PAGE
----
De Nederlandsche Bank (DNB), the Dutch central bank, will be tightening supervision on companies offering cryptocurrency related services in the Netherlands as of January next year.
“Cryptocurrencies vulnerable to financial crime.”
In an official press release on September 3, DNB stated that as of January 10, 2020, providers of cryptocurrency related services will fall under the integrity supervision of the Dutch central bank.
According to DNB, these companies, which offer services for the exchange between digital money (cryptocurrencies) and regular money (fiat currency) and companies that offer cryptocurrency wallets, must start their preparations well in advance.
DNB is happy to enter into discussions with these cryptocurrency related companies about the integrity supervision. DNB therefore calls on all companies that (want to) carry out these crypto activities, to report to DNB by means of a registration form.
Based on these reports, DNB can reach these companies more easily later on and an inventory will be made of the size of the group of companies that will be placed under supervision.
According to the press release, DNB is required to start the new integrity supervision under the fifth European anti-money laundering directive (AMLD5) and its implementation in Dutch law. According to AMLD5, cryptocurrencies are vulnerable to financial economic crime and therefore it is important to set up integrity supervision now.
In short, the integrity supervision means that companies which offer cryptocurrency related services must be registered with DNB. Also their board members and some shareholders (qualified shareholdings) will need to be assessed. They must be able to demonstrate that the processes are effectively designed to prevent money laundering and terrorist financing, and that board members and other policymakers adequately manage these processes.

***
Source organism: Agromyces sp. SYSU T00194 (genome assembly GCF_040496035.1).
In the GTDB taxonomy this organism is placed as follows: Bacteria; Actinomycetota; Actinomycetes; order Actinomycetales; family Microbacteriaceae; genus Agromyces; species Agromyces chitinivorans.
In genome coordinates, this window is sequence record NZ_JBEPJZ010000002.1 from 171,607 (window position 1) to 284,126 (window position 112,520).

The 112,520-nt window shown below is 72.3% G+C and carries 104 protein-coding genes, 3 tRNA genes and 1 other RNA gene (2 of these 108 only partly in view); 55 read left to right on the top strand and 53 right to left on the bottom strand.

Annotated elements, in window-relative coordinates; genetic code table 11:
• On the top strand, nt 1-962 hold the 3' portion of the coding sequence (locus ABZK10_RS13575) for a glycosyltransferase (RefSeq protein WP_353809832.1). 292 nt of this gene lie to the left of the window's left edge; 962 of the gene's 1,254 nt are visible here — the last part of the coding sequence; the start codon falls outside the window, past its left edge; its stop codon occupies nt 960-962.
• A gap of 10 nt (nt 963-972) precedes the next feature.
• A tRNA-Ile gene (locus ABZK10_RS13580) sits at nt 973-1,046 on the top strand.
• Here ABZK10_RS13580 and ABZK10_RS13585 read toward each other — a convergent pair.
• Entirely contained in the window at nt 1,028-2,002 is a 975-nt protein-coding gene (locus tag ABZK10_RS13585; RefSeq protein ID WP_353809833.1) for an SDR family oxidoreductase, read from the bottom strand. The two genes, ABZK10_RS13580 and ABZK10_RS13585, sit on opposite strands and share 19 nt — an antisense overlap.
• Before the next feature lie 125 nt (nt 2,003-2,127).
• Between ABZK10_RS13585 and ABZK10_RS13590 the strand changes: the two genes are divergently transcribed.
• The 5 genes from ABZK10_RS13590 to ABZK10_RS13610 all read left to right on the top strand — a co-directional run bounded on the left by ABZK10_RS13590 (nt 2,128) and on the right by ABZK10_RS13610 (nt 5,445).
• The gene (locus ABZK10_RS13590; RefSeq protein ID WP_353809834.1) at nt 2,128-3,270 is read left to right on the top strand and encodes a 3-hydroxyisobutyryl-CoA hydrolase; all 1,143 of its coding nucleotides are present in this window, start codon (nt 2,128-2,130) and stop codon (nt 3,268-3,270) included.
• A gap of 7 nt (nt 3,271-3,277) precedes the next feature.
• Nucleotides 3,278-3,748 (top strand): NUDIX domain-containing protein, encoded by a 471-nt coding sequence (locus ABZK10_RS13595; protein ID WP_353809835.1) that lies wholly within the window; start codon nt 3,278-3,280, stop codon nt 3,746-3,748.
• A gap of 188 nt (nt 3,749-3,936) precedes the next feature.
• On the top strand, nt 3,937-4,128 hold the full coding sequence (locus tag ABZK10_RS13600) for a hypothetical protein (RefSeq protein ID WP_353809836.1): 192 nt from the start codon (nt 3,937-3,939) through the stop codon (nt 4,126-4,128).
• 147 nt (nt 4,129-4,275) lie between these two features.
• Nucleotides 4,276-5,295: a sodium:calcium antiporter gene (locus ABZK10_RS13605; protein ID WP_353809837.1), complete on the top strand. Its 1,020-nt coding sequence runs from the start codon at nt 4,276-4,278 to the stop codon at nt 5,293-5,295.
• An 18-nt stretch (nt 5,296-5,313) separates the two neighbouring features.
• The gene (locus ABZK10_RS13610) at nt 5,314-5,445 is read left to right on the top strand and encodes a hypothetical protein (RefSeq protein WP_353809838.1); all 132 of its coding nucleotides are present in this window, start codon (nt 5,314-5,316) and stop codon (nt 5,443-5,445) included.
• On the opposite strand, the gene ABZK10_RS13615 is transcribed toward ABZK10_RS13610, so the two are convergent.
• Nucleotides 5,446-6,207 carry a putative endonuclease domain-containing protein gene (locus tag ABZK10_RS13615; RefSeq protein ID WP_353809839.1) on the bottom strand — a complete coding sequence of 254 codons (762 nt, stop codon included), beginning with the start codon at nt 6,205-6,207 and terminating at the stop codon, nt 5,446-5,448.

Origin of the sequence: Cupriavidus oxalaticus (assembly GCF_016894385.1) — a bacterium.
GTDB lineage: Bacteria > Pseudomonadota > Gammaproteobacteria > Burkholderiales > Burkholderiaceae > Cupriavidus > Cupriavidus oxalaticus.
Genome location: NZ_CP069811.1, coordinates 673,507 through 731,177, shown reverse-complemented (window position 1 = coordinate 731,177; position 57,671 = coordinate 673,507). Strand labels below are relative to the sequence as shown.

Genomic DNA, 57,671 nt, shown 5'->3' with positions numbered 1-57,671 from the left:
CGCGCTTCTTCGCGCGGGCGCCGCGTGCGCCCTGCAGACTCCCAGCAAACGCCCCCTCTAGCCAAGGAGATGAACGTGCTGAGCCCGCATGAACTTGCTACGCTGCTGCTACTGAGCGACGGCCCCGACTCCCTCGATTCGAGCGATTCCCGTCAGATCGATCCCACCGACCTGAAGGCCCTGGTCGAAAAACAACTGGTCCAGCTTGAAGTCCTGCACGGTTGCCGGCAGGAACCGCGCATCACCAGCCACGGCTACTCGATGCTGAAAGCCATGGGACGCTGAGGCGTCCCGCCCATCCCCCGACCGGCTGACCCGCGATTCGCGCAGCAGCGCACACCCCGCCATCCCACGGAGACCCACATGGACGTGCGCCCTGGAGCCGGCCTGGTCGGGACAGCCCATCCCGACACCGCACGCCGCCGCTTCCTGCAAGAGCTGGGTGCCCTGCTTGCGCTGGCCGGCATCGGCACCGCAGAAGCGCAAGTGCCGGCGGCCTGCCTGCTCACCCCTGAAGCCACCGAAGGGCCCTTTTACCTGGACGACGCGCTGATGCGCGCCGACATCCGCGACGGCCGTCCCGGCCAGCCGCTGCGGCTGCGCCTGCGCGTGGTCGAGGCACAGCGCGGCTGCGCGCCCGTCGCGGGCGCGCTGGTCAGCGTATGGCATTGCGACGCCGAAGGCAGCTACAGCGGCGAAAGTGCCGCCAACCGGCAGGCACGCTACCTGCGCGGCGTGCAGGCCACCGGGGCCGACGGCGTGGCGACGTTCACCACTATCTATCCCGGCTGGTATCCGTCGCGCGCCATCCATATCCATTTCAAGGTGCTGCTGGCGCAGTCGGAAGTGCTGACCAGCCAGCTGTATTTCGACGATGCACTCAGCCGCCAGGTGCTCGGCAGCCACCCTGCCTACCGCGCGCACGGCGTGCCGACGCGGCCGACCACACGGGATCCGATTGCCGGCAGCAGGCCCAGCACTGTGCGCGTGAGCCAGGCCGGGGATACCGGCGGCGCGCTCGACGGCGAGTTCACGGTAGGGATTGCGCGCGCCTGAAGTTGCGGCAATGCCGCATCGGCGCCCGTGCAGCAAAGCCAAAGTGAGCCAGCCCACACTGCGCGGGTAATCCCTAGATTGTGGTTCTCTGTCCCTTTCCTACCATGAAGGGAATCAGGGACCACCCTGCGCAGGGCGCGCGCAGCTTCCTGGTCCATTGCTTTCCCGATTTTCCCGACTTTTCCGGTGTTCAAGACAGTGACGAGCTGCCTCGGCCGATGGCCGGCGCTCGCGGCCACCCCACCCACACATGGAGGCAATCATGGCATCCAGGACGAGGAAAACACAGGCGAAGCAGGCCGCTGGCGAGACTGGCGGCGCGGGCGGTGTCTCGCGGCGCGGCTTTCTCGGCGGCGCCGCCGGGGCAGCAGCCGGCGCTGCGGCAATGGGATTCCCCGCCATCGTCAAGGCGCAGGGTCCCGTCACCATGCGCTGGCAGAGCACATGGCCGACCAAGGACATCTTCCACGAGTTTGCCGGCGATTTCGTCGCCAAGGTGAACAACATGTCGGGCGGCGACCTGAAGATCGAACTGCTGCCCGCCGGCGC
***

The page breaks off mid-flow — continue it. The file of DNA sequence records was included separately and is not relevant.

Once a company is registered and the board members have been assessed, DNB will continue to ensure that the companies comply with the rules on money laundering and terrorist financing. Companies that do not register with DNB, will no longer be allowed to provide any cryptocurrency related services.
The DNB website provides answers to a number of important questions about DNB’s new integrity supervision. More information will be added in the upcoming weeks and months.
The European directive states that the duty to register must take effect no later than January 10, 2020. It could also apply from a later date, however, depending on the exact timing of the directive’s implementation into Dutch law. The legislative proposal for implementation is now before the Dutch House of Representatives.
Both DNB and the Dutch Authority for the Financial Markets (AFM) have regularly warned against the integrity risks associated with cryptocurrencies. They were both in favor for crypto regulation in January 2019.
According DNB’s website, supervision is one of DNB’s main tasks and in the fulfilment of all its various tasks, DNB tries to put into practice its mission: Working on trust.
That is why DNB supervises banks, pension funds, insurers and other financial institutions. DNB pays specific attention to the financial position and quality of the management board. It is important that institutions stick to agreements with their customers. Supervision reduces the chance that an institution ends up in difficulties, but it is no guarantee.
The combination of supervision and DNB, however, is a pretty strange or weird combination, which will sound as a bad joke to many Dutch people, not to mention the noted mission of “working on trust”.
All Dutch banks, including ABN AMRO, ING and Rabobank, have been under DNB’s supervision for many years now. And confidence in these Dutch banks has been lost for many years now, thanks in part to DNB’s so-called “supervision”.
Money laundering, corruption and fraud scandals are synonymous with Dutch banks. And DNB, their supervisor, stands by, acts like a puppet and just hands out another fine of a few hundred million euros.
In short, Dutch banks apparently take DNB’s advice too seriously, by strictly stick to the “agreements” made with their “customers”. So the bank manager dressed up in a three-piece suit and “approved” by DNB, must simply maintain the agreements made with a Mexican drug cartel, for example. Because at the end of the day, we are working on “trust”.